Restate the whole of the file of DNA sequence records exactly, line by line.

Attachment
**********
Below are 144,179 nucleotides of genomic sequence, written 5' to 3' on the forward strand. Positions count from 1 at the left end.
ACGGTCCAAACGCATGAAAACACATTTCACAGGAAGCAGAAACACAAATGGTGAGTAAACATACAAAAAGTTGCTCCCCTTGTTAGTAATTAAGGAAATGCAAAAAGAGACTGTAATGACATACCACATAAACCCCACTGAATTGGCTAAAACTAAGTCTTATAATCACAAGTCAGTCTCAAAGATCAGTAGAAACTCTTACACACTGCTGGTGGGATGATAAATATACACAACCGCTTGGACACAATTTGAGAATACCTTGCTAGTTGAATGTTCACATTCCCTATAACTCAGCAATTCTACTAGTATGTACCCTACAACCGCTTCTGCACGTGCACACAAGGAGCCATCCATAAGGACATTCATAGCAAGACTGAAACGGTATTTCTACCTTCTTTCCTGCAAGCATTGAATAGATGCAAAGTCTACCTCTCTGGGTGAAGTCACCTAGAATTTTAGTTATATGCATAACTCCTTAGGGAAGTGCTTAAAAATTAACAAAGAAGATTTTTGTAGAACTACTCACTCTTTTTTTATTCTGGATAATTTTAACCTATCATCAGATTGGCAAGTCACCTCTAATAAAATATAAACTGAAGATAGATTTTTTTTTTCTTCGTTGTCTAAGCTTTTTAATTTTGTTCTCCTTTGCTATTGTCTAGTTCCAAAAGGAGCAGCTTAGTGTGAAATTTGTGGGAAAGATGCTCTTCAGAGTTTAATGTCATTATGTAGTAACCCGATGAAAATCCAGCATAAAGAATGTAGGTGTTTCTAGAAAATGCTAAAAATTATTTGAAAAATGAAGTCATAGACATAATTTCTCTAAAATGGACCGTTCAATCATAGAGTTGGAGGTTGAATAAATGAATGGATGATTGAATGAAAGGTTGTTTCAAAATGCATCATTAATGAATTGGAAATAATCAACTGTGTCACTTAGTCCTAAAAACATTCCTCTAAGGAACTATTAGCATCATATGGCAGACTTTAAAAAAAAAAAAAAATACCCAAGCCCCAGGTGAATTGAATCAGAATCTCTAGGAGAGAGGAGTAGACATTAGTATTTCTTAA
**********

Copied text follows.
Below are 144,179 nucleotides of genomic sequence, written 5' to 3' on the forward strand. Positions count from 1 at the left end.
ACGGTCCAAACGCATGAAAACACATTTCACAGGAAGCAGAAACACAAATGGTGAGTAAACATACAAAAAGTTGCTCCCCTTGTTAGTAATTAAGGAAATGCAAAAAGAGACTGTAATGACATACCACATAAACCCCACTGAATTGGCTAAAACTAAGTCTTATAATCACAAGTCAGTCTCAAAGATCAGTAGAAACTCTTACACACTGCTGGTGGGATGATAAATATACACAACCGCTTGGACACAATTTGAGAATACCTTGCTAGTTGAATGTTCACATTCCCTATAACTCAGCAATTCTACTAGTATGTACCCTACAACCGCTTCTGCACGTGCACACAAGGAGCCATCCATAAGGACATTCATAGCAAGACTGAAACGGTATTTCTACCTTCTTTCCTGCAAGCATTGAATAGATGCAAAGTCTACCTCTCTGGGTGAAGTCACCTAGAATTTTAGTTATATGCATAACTCCTTAGGGAAGTGCTTAAAAATTAACAAAGAAGATTTTTGTAGAACTACTCACTCTTTTTTTATTCTGGATAATTTTAACCTATCATCAGATTGGCAAGTCACCTCTAATAAAATATAAACTGAAGATAGATTTTTTTTTTCTTCGTTGTCTAAGCTTTTTAATTTTGTTCTCCTTTGCTATTGTCTAGTTCCAAAAGGAGCAGCTTAGTGTGAAATTTGTGGGAAAGATGCTCTTCAGAGTTTAATGTCATTATGTAGTAACCCGATGAAAATCCAGCATAAAGAATGTAGGTGTTTCTAGAAAATGCTAAAAATTATTTGAAAAATGAAGTCATAGACATAATTTCTCTAAAATGGACCGTTCAATCATAGAGTTGGAGGTTGAATAAATGAATGGATGATTGAATGAAAGGTTGTTTCAAAATGCATCATTAATGAATTGGAAATAATCAACTGTGTCACTTAGTCCTAAAAACATTCCTCTAAGGAACTATTAGCATCATATGGCAGACTTTAAAAAAAAAAAAAAATACCCAAGCCCCAGGTGAATTGAATCAGAATCTCTAGGAGAGAGGAGTAGACATTAGTATTTCTTAA